Dolby believes less is more but welcomes 3D audio on PS5

(Image credit: Sony)

Last week, we were told that PlayStation 5’s dedicated Tempest 3D audio could make in-game audio sound more realistic and true to life. In short, Sony implied it was superior to Dolby Atmos.

During the PS5 reveal event, lead system Architect Mark Cerny said that Dolby Atmos could only simulate sound for 32 objects in a 3D space. Sony’s tech, meanwhile, had the ability to support hundreds of simultaneous objects at one time, with rain drops being one example. 

But according to Dolby, that’s not the case. In a blog post on the Dolby Developer site, the audio company clarified that Dolby Atmos can also support hundreds of objects, however while “more is good” it “may not necessarily be ‘better’”.

“We fall back on sage advice from developers of some of the first Atmos games: objects are a fantastic tool, but restraint should be shown with respect to the number of objects active at any time,” the post reads. “Too many objects in motion can create a confusing soundscape.”

Video game developers have also stated that making sound appear more vertical - where you can hear objects more clearly above and below you - is a time-consuming and labor-intensive effort.

3D audio for all

Dolby, and the developers they’ve worked with, then, believe that having more objects simulating sound is good, but not necessarily better.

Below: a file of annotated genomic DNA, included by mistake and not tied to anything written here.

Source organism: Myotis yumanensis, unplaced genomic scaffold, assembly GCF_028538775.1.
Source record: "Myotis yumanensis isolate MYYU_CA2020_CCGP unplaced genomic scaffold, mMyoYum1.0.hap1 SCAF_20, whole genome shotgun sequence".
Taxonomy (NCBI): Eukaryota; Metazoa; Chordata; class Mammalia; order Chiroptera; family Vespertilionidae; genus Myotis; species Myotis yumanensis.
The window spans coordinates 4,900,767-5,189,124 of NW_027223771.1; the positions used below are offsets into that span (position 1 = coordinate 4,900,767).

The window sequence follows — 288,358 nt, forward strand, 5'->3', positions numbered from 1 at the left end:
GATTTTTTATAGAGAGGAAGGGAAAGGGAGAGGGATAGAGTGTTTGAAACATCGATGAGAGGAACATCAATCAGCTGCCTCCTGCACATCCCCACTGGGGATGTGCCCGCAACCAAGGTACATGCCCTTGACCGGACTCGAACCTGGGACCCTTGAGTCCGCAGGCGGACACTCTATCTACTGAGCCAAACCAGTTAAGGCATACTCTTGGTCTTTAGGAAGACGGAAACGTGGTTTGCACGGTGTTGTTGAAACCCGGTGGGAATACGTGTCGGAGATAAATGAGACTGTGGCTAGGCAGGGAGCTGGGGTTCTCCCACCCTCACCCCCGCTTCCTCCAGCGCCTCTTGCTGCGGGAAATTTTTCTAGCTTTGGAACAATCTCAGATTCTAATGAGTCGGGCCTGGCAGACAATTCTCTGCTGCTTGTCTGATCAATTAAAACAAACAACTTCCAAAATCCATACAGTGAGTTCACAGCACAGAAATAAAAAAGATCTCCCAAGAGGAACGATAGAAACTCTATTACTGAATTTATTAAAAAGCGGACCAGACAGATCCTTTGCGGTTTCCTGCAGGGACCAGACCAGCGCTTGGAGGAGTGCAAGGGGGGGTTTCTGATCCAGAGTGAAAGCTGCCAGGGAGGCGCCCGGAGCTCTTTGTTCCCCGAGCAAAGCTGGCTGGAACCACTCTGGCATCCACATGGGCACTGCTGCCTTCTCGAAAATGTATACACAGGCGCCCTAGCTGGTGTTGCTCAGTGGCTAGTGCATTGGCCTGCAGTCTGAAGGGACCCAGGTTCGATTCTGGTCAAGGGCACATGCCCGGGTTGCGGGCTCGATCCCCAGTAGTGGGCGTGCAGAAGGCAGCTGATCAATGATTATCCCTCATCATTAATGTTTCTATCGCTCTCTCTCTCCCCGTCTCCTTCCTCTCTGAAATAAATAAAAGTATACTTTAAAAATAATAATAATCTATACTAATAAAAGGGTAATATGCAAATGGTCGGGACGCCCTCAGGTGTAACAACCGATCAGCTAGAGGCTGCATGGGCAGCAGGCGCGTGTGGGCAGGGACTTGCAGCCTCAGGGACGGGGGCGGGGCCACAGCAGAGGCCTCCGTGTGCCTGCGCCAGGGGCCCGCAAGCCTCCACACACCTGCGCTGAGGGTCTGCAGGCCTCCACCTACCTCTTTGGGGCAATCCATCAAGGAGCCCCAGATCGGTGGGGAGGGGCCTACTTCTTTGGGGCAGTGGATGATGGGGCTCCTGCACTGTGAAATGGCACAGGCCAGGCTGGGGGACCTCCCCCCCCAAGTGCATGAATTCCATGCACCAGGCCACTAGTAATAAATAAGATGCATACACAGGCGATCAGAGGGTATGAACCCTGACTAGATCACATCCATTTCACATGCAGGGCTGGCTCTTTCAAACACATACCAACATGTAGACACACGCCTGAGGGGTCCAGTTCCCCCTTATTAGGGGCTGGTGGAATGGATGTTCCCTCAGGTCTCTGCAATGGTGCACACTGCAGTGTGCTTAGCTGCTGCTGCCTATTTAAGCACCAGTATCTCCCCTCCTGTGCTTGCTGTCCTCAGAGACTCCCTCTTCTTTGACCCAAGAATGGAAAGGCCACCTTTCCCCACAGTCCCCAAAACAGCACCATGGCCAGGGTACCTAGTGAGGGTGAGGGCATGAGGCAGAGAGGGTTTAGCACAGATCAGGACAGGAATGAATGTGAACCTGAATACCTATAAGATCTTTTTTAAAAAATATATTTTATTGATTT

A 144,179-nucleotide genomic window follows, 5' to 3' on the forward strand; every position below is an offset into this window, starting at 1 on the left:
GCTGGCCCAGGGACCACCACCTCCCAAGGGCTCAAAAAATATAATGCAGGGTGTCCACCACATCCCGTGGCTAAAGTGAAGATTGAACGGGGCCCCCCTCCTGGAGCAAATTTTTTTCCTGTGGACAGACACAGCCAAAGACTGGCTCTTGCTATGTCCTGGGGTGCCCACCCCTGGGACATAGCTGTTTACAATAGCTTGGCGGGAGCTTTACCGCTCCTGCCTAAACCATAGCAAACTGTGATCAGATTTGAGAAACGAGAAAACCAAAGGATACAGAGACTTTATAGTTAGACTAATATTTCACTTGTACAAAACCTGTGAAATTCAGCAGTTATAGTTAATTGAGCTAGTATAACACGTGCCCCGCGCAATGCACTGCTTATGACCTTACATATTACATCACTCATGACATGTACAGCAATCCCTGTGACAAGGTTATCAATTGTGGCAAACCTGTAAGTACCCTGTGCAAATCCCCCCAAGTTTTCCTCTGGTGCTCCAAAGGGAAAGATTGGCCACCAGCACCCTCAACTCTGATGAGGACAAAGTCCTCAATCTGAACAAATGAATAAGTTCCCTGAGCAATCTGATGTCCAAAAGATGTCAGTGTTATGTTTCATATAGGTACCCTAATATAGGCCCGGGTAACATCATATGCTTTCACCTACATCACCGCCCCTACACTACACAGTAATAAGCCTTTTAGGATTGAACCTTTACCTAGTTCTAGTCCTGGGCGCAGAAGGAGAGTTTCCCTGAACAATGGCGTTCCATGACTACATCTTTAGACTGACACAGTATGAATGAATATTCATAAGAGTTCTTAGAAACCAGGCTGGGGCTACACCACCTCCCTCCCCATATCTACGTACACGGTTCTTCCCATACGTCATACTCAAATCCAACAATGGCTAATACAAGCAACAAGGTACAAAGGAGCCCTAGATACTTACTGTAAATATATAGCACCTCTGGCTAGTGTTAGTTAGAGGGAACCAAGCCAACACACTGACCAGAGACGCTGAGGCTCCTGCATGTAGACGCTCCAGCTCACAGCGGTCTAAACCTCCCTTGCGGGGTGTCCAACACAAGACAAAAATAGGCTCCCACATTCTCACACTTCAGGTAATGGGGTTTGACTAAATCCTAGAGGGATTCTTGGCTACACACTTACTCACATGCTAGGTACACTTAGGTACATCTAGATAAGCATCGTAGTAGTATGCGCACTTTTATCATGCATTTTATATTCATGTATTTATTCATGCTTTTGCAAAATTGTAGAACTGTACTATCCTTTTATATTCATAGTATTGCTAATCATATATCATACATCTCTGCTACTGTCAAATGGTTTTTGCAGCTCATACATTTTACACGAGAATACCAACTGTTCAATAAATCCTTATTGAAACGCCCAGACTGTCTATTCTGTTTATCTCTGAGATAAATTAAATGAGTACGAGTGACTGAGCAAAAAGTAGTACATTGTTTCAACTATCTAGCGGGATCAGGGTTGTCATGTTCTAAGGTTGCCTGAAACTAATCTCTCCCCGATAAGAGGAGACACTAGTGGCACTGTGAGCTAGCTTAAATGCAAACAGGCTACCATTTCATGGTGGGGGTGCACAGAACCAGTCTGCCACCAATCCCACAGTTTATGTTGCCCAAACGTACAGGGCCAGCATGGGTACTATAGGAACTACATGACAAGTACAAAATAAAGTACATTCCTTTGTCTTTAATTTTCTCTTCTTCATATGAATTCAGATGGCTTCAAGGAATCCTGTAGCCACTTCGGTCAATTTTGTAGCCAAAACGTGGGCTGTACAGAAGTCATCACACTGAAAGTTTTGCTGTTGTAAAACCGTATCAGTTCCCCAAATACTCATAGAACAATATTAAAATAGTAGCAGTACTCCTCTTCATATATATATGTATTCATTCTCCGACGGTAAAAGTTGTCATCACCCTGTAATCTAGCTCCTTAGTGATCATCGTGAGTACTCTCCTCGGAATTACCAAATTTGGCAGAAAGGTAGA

Despite Sony ditching Atmos for their own proprietary tech, Dolby is excited about the PS5 bringing 3D audio to more people. 

“We are thrilled that Sony is dedicated to using 3D audio in its new console,” said Dolby. “This can only be interpreted as a validation of the work we have done across all entertainment genres in implementing Dolby Atmos on the devices consumers use today.”

In a final note, Dolby said that similar to Microsoft’s Windows Sonic spatial audio, the real winner is audio teams who work on PS5. 

While 3D audio is still a relatively new technology, the benefits for gamers and movie lovers are clear. Great sound can transform an experience, and we look forward to seeing what the future holds for both Dolby Atmos and Sony’s Tempest 3D audio.

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Adam Vjestica

Adam was formerly TRG's Hardware Editor. A law graduate with an exceptional track record in content creation and online engagement, Adam has penned scintillating copy for various technology sites and also established his very own award-nominated video games website. He’s previously worked at Nintendo of Europe as a Content Marketing Editor and once played Halo 5: Guardians for over 51 hours for charity. He is now an editor at The Shortcut.